Demystifying (mis)beliefs in talent attraction – A Series by Nicole van Haelst

Misconception #1: ‘Talent’ = student or top performer


Welcome to our 6 part series on common misconceptions in Talent Attraction Management. The summer has been perfect for some reflection. Even more so from a distance, working from a suburb in Kinshasa, Congo. It definitely has enriched my perspective, eg. on how the whole topic of talent attraction and place making feeds into deploying the socio-economic transitions towards a more equal, safe and sustainable future.  

I am a practitioner turned consultant in Business & Talent Attraction and Retention, like my friends at Future Place Leadership (FPL). We love our team motto to practice what we preach and go for world domination. And if you’d ask ‘Give or Take?’ we would definitely say ‘give’ as we strongly believe in sharing the good practices we come across. With Morten and I crossing over to other continents – North America and Africa respectively – we bring cases beyond the Nordics, Europe. Focus: be(coming) a great place. I’m am super curious about your experiences, so please do share your comments with me. Best, Nicole


Let’s begin.

The most persistent concept I battle with is the idea that ‘Talent’ is a synonym for ‘Student’ or ‘Excellent’. Add ‘international’ and people feel it is even more exclusive. The preconception: the Human Capital Agenda in general, international talent acquisition in particular, is elitist. It benefits mostly the happy few – expats, highly educated, multinationals and FDI’s – and doesn’t serve the broader workforce, local SME’s nor the entire population. The word “talent” doesn’t work with elitism. The technocratic term ‘human capital’ does not help either.

‘Attracting global talent’ and ‘labor market displacement’ increasingly show up in one conversation. The context is political, most of the times. Even today, with politics and media abundantly covering shortages on the local / national labor markets, the option of attracting internationals to close the gap is not always the popular one. Political interests diverge and the lobby for other priorities is strong.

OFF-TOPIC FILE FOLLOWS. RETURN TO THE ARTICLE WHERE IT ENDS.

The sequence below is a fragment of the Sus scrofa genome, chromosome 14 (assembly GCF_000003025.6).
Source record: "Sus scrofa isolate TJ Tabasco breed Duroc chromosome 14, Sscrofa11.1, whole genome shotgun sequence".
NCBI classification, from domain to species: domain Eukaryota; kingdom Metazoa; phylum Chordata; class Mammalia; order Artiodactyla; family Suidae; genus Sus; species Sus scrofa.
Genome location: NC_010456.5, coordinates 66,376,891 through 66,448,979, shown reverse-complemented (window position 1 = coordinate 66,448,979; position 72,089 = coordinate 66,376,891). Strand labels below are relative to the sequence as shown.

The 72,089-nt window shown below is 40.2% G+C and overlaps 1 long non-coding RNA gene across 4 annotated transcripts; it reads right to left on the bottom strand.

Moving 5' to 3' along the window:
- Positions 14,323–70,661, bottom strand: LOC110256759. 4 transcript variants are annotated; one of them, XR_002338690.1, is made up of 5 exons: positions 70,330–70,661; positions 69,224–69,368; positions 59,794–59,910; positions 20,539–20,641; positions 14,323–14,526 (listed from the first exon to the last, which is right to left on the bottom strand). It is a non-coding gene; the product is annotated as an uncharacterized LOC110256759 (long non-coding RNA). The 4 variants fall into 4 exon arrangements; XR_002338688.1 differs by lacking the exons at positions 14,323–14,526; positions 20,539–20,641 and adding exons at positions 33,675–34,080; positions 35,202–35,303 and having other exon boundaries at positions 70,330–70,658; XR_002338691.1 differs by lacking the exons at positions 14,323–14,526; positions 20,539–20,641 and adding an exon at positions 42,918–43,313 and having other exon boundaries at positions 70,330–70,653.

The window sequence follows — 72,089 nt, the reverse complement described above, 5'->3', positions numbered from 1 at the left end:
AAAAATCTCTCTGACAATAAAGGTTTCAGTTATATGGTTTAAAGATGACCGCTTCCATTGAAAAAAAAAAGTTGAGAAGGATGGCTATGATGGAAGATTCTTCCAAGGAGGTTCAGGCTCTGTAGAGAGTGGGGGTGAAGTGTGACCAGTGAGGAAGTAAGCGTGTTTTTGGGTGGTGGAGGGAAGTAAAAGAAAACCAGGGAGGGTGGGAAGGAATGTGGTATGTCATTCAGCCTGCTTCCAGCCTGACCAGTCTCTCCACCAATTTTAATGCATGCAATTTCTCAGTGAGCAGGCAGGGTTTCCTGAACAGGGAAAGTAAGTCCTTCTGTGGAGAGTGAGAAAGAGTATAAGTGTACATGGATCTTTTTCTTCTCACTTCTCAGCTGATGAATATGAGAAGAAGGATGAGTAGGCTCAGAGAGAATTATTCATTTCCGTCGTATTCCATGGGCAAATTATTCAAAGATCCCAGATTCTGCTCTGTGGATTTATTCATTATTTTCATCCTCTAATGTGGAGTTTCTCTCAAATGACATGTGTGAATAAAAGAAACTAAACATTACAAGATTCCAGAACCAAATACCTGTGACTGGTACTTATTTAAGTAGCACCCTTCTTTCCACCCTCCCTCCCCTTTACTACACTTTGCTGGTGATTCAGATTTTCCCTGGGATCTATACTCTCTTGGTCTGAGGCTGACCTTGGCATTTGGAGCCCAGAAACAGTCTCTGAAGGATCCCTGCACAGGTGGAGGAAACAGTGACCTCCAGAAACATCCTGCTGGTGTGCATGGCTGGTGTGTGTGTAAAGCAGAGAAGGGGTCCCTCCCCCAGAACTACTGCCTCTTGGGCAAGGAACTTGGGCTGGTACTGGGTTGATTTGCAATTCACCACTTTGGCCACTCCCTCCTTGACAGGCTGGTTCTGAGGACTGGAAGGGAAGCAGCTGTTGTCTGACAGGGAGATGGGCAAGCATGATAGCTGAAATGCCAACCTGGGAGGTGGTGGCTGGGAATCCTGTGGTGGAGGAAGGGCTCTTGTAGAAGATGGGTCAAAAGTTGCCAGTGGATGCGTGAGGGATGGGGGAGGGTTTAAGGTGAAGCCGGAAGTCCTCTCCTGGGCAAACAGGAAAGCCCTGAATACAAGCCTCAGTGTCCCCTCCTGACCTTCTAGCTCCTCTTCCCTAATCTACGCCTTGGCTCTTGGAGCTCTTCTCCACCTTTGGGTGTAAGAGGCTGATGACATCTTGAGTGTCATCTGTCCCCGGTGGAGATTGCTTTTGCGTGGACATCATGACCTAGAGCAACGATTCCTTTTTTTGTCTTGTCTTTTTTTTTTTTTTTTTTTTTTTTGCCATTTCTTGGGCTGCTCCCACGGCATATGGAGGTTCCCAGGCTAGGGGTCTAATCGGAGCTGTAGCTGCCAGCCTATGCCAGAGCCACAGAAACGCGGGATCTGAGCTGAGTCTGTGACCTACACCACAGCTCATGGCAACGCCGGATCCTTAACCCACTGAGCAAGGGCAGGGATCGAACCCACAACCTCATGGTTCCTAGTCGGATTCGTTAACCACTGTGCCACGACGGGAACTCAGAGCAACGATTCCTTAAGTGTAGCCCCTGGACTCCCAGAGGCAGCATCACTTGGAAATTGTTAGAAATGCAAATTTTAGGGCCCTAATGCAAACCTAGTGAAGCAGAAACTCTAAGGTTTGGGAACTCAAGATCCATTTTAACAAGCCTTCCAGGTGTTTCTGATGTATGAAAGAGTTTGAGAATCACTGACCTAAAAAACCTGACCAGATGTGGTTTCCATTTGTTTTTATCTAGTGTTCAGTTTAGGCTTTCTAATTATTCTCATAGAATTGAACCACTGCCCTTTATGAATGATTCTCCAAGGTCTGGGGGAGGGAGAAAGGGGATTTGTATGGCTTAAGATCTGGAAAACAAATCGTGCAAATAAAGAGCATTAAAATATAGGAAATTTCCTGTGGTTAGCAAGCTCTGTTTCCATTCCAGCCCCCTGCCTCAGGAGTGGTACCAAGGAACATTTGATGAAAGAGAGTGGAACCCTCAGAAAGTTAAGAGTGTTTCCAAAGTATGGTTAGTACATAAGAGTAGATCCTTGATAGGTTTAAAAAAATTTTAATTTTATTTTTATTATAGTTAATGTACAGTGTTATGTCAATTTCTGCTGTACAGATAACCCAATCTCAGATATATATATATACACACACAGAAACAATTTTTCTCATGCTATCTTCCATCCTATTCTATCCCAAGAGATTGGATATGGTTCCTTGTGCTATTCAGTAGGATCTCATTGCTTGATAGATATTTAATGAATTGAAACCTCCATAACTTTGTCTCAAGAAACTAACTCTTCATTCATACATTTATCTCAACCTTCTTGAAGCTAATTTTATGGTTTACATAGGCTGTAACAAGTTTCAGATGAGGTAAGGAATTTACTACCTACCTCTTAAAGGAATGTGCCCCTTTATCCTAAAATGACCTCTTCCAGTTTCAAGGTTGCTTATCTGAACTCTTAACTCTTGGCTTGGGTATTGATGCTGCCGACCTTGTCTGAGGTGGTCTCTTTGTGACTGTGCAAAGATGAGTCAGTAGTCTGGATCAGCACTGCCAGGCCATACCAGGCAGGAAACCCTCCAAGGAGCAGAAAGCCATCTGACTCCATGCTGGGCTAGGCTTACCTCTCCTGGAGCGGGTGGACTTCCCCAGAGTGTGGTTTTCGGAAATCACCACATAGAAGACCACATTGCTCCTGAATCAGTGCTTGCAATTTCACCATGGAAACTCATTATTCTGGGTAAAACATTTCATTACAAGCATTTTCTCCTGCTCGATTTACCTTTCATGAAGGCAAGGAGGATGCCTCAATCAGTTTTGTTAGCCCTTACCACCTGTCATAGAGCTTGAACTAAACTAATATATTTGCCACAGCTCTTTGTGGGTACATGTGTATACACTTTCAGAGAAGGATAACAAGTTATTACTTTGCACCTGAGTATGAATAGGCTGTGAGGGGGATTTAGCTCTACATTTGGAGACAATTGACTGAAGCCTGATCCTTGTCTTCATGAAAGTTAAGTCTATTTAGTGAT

When I ‘Talk Talent’, I talk about the (wo)men we need as part of the (future) workforce to deliver the transitions we face regarding energy, security and an equal society. For me talent includes starters to end of career, pensionados even, white and blue collar, generalists and experts, locals and internationals with diverse cultural backgrounds, nationalities, sexes, religions, educational levels and professional experiences. 

However, we need to be highly aware that when we talk about (international) talent attraction & retention a large part of the ecosystem either hears or reads ‘Education – Labor market alignment’ and feels ‘they put expats first in assigning jobs that could be done by ‘our’ people’. 


Where do we start?

Providing insights on shortages on the labour market both in numbers and skills, who the target group of (international talent) is, why it’s done, what investments are required and how (much) international talent attraction contributes to society as a whole is sometimes overlooked. As instigators of Talent Attraction Management we are (co-)responsible to help gather this data and to show the added value of attracting internationals, for the transitions in/and of the economy, employment and welfare for all inhabitants as well as the employers that hire them.

Talent is an inclusive concept and broader than students and/or the highly educated. Talent includes blue collar, nurses, teachers etc. The perception that international talent (and business) eat part of ‘our’ cake instead of making the cake bigger for all is a strong one and needs active addressing in Talent Attraction Management. 


Read part 1 of the series here: ‘Talent = Student or Top Performer’

Read part 2 of the series here: ‘Employers are the demand side’

Read part 3 of the series here: ‘We know best why we are an attractive place’

Read part 4 of the series here: ‘Government & Talent Agenda: They shouldn’t, they couldn’t’

Read part 5 of the series here: ‘Hires is all that counts’

Read part 6 of the series here: ‘Place is less relevant’


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